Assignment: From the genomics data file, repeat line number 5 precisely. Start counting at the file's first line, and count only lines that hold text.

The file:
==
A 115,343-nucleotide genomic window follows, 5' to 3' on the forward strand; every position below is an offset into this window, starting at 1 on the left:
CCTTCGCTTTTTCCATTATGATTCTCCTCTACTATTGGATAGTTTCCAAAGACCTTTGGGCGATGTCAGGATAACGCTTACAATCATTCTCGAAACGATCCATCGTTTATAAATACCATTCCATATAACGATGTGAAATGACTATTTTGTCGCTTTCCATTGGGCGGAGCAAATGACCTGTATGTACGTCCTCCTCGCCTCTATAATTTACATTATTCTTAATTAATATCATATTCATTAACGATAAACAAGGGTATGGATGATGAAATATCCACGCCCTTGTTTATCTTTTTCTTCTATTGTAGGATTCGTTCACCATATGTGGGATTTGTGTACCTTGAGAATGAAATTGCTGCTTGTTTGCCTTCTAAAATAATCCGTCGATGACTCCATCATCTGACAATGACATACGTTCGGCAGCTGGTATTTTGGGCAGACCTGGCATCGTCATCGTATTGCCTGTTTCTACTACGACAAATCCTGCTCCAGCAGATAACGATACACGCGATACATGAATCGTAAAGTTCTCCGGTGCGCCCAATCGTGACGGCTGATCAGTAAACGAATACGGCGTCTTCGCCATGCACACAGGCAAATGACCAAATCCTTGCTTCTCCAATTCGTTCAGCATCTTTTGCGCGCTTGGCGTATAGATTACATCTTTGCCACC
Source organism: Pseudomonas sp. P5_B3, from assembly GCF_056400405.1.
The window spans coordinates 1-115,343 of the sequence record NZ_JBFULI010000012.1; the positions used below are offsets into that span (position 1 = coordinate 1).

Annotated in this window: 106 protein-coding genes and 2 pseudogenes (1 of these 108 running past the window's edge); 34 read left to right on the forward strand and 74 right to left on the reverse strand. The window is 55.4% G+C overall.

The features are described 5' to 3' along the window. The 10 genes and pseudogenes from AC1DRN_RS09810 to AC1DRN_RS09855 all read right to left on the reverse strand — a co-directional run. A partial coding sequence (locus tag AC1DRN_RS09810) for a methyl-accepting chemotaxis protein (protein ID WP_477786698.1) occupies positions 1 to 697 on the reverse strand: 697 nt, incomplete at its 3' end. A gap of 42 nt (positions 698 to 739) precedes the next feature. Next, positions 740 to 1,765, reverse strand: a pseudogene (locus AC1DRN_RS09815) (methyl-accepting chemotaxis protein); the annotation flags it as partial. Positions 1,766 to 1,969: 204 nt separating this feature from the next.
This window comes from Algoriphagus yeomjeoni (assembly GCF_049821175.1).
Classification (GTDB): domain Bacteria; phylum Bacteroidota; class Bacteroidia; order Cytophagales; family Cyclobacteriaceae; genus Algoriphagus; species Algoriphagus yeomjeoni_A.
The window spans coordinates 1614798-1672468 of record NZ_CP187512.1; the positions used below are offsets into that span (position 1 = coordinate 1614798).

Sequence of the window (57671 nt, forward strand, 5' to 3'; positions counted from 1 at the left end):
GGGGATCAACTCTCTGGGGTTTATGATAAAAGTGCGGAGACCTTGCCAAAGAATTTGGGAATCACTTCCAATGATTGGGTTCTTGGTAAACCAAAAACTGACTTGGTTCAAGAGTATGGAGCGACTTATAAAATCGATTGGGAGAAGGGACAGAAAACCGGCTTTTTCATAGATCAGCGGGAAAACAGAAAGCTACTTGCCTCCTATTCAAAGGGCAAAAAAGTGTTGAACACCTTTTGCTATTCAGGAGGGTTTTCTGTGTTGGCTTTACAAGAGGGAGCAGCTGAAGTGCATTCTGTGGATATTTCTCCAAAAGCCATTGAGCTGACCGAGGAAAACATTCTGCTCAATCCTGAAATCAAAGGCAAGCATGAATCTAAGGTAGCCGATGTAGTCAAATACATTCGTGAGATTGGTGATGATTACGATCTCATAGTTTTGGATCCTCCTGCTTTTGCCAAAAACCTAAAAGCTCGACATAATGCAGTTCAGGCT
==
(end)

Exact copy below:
Annotated in this window: 106 protein-coding genes and 2 pseudogenes (1 of these 108 running past the window's edge); 34 read left to right on the forward strand and 74 right to left on the reverse strand. The window is 55.4% G+C overall.